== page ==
Walking Kaylee this morning I found myself thinking and turned off the audio book that I have been struggling to finish (too droll....) I think it is a great sign of mental health that I am able to do this, that I can let myself think instead of hiding behind the words of another. I was thinking about archery, and the shoot yesterday. Despite the heat it was a wonderful day and we had the pleasure of shooting with a gentleman who admired our prowess and asked lots of questions. How flattering :) Anyway, I was having a particularly good day of shooting, and it was fun to share a little of what I've learned from my partner who is the much better archer. And one of the important facets of 'the shot' is that when you are aiming you can't be doing anything else. You really have to be in the moment, and if you're not it's time to let down and regroup and restart your shot. This speaks to everything I have been learning about life and how we should be living in the moment, and walking this morning I really started to think about it retrospectively. If when I was raising children, the only true thing was that moment, and I was doing the best I could, then that has to be the valid point about that time. I know I spent a lot of time in recent years questioning myself with all of the 'what if' and 'if only I' thoughts that we torture ourselves with, and in my journey through the valley of grief I think those were a little necessary so that I could get to where I am today. Which is understanding that I need to respect the feelings and decisions of the me that was present then. I need to trust that I was doing exactly what I was suppose to be doing then, that the feelings were real and the decisions I made because I trusted my feelings were the right ones for me in that time and place. I don't think I could have gotten here (if I really am) without a thought from - yes, again - Eat Pray Love where she points out that God is not only in us, but living and experiencing life through us as exactly who we are. That 'he' is not interested in us trying be someone else, but only just exactly who we are. Because then he gets one special and unique experience. So here I am now, trusting in me back then, because I do remember trying to 'follow my heart' as I use to say. And that is the advice I give my daughter now that she is a mother too. And I'm hoping that she will understand better and sooner that those feelings, that following of the heart, is everything. It's living in the moment, being true to yourself one small experience at a time, that builds a special and unique life experience. So I think I am done berating myself for not having done a better job raising my son. Yes, hindsight shows me specific mistakes I wish I hadn't made, but I need to expand this new found understanding to all the moments in my life, maybe especially those. From this will come forgiveness, maybe not today, but I know I am on the right path towards that end ... because I am learning to trust my feelings, and I'm following my heart in this moment. Rereading this I realize a hard truth, I wasn't always following my heart, there were times I was 'trying to do the right thing' because I didn't trust myself, and I guess those are the moments I regret. But still - I need to fall back on the part that I trust I was doing the best I could in that moment, that even if I wasn't trusting myself I was trusting someone else. Grrrr, so I prove a point and lose a bit of ground all at the same time. But still on a path forward, and most important - lesson learned! Trust my feelings, trust I am exactly who I am suppose to be, and listen to my heart because that's where God lives.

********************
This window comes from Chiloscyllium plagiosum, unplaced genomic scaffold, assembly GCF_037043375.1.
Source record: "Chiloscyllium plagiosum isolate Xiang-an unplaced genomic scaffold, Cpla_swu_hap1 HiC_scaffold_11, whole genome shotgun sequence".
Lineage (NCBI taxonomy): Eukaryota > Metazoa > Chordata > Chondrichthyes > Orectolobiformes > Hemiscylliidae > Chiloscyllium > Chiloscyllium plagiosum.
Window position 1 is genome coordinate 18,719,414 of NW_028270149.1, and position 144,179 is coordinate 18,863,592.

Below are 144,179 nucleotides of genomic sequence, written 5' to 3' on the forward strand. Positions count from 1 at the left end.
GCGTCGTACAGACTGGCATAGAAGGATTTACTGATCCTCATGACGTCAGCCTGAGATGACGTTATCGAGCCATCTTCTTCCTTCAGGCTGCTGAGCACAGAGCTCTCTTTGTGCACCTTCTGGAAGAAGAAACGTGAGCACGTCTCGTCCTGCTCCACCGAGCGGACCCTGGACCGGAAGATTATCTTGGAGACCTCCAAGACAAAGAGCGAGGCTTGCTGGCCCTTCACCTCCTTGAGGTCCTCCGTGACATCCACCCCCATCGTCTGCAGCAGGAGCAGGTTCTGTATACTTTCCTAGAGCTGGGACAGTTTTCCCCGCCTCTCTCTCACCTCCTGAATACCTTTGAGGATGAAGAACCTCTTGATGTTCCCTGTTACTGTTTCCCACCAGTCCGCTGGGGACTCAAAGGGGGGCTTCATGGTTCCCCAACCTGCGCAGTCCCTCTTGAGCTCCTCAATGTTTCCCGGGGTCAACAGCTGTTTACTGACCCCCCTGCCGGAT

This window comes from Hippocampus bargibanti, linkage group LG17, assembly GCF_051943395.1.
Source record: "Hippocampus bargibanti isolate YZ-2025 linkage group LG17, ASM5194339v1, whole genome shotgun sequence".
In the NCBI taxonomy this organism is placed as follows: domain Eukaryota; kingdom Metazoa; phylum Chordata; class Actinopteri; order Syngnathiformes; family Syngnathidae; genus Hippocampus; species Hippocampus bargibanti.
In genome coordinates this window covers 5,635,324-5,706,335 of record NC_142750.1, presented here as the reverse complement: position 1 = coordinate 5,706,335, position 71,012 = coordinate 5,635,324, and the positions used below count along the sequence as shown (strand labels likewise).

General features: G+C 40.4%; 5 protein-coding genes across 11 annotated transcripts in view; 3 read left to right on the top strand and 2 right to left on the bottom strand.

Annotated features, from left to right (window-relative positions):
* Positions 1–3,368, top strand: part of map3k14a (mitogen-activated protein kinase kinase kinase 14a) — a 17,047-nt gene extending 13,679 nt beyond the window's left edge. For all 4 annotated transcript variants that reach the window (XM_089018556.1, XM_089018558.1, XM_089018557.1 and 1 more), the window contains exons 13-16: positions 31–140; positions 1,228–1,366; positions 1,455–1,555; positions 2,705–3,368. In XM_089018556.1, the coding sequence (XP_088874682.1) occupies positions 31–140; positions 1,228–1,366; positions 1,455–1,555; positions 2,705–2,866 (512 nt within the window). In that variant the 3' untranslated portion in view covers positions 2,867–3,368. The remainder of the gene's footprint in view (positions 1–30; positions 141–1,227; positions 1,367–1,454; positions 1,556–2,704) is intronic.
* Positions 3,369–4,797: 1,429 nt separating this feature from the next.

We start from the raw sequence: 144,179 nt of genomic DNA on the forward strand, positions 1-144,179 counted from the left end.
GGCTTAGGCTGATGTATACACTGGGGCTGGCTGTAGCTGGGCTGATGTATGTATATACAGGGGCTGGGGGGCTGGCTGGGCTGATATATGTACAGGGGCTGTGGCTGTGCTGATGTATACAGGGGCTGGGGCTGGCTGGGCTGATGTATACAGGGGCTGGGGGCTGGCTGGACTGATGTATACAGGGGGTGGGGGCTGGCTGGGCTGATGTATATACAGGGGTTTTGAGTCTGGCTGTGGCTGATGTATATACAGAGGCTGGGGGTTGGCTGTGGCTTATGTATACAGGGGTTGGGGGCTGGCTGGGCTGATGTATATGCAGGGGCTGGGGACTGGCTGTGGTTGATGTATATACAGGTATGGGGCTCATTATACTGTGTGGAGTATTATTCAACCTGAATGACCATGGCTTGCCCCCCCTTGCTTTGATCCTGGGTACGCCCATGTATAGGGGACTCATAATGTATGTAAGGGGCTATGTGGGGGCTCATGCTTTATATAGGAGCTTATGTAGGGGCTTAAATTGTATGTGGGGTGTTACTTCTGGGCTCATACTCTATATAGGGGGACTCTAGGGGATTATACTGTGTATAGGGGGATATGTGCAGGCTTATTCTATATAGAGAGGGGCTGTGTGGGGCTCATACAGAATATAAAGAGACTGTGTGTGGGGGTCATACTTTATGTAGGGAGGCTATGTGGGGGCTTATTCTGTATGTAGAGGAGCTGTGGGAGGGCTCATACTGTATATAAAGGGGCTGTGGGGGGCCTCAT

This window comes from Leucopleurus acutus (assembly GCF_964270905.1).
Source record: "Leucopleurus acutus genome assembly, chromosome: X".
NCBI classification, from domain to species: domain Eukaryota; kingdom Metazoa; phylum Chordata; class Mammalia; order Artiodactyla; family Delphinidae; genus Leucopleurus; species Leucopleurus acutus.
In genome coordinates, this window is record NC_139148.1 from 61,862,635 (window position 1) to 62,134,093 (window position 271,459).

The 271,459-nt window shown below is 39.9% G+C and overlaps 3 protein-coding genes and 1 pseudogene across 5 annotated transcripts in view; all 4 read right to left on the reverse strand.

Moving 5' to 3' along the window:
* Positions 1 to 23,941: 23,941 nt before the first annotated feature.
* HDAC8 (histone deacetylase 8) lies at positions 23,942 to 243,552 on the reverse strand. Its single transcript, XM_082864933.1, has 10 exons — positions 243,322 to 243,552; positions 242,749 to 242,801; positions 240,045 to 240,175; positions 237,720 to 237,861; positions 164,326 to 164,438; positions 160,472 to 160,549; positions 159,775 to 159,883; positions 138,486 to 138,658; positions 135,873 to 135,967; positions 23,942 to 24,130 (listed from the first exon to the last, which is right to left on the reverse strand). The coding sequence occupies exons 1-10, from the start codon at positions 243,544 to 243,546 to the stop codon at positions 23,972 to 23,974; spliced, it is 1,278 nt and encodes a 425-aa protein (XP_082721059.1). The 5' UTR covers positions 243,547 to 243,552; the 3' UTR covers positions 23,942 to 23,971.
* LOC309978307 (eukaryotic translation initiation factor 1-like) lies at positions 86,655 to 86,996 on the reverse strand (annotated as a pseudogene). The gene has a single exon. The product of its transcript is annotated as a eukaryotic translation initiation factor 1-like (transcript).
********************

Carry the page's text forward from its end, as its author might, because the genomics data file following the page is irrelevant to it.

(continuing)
Friday, May 8, 2009

Brix, St Helena CA

What a lovely afternoon! Friends invited us to meet them for lunch in the Napa Valley, and while still trying to catch up from being away from home so much lately we love the area and have fond memories of wonderful lunches together at the V.Sattui winery where we were to meet them. As it turns out we ended up at the BRIX restaurant instead, our friends wanting a more formal sit down lunch than the deli at V.Sattui offers. The restaurant was picked by a friend of our friends, who had never been there but thought he had heard of the chef. What a wonderful choice! They have raised bed gardens you can see in our view from the table where some of our food was grown, and we were all more than happy with our selections. I had the heirloom bean salad with goat feta & finely julliened carrots tossed with a vinegrette. The taste I had of the mushroom, sunchoke soup with cashew cream was to die for, and the wood oven baked pizza the guys had looked and smelled amazing. I almost ordered the olive bread with hummus, but was so overwhelmed by the choices that I stuck with a salad. There was not much goat cheese, and I did supplement the small portion with some sourdough slices which were also made fresh at the restaurant. They ordered several desserts for us to share, and I had a nibble of peanut brittle and one strawberry bon bon (freshly made ice cream inside dark chocolate - OMG!) So much for no dairy or gluten, but the amounts were small and I have a wonderful minestrone full of spinach, tomatoes & peppers simmering away in the kitchen for dinner later.